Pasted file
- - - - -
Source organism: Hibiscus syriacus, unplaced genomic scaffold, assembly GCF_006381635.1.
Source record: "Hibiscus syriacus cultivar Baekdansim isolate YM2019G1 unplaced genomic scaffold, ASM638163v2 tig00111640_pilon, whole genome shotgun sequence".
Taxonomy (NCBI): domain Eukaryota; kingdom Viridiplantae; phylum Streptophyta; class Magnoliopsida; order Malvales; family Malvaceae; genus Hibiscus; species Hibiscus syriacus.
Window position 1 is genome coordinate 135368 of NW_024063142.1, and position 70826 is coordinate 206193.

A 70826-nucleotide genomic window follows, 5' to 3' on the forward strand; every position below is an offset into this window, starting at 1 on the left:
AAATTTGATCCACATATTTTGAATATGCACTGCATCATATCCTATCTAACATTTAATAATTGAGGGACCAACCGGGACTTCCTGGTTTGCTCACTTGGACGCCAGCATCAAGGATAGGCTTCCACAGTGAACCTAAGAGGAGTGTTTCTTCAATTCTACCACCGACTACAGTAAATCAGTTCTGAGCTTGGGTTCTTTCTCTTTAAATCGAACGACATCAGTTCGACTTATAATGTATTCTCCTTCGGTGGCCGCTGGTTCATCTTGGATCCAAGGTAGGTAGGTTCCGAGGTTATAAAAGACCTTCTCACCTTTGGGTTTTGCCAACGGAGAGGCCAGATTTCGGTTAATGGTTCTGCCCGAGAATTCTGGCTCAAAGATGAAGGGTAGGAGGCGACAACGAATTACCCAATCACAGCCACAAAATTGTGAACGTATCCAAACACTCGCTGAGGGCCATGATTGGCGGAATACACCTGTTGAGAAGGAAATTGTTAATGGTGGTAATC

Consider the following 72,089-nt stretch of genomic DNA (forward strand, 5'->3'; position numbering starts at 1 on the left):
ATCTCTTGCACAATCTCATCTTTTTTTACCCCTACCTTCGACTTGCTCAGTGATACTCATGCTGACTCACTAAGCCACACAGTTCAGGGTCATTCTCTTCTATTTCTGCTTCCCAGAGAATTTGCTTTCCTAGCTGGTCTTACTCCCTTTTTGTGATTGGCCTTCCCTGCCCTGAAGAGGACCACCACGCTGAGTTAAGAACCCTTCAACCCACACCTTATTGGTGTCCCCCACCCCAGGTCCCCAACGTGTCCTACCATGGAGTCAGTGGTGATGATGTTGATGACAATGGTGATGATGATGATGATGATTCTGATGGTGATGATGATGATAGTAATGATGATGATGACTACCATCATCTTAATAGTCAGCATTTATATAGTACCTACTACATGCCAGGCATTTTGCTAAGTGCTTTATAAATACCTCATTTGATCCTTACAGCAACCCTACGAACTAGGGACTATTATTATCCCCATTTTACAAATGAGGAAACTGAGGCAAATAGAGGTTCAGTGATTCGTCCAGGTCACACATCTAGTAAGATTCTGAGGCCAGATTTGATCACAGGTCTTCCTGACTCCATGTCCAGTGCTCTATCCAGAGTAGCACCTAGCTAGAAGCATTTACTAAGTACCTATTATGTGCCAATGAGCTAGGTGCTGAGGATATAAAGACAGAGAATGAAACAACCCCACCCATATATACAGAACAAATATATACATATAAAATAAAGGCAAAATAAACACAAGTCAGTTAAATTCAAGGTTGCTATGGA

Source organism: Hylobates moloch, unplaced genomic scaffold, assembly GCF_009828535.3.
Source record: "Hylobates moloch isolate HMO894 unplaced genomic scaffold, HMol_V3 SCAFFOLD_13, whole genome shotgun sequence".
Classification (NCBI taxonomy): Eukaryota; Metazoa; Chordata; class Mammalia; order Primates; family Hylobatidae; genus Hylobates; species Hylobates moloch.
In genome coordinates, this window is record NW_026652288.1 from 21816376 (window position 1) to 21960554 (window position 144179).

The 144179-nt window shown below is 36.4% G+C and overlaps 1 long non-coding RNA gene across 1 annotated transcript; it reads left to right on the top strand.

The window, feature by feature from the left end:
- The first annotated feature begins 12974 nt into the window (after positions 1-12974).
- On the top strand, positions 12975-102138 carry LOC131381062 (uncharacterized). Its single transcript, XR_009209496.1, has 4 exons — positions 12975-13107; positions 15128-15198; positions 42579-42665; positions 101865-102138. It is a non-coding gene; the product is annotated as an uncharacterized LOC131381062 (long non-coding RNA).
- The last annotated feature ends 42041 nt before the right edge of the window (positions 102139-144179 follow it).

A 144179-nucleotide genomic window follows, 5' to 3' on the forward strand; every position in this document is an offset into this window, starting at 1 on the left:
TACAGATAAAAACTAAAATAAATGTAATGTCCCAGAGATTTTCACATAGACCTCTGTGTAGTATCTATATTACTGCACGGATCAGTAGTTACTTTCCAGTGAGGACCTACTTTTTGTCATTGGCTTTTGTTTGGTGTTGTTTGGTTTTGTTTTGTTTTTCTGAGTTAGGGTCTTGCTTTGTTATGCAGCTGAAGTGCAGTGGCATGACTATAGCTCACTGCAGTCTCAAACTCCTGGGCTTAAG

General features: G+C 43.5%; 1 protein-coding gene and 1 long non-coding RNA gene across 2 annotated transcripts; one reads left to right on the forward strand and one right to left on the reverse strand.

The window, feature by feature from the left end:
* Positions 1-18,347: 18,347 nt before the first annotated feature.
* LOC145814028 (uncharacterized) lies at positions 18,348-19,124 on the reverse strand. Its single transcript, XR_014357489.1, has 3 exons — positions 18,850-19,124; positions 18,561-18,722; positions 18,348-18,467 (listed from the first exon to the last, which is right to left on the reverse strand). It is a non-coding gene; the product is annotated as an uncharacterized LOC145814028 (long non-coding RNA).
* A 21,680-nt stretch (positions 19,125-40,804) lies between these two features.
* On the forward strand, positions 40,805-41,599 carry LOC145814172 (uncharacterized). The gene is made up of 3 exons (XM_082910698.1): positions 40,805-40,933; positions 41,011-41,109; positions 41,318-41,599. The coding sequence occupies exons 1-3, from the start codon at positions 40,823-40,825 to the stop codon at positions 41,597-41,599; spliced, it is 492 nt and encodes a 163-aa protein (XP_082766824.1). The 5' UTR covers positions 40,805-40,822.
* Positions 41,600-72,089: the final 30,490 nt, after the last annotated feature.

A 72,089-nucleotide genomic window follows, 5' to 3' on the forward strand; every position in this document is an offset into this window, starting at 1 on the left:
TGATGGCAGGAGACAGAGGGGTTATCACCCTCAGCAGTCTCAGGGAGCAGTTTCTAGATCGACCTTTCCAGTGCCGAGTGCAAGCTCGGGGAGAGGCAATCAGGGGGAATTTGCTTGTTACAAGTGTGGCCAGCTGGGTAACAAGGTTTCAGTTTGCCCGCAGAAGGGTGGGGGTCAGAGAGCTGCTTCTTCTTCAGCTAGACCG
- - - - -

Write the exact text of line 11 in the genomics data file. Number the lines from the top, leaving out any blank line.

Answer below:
Classification (NCBI taxonomy): Eukaryota; Metazoa; Chordata; class Mammalia; order Primates; family Hylobatidae; genus Hylobates; species Hylobates moloch.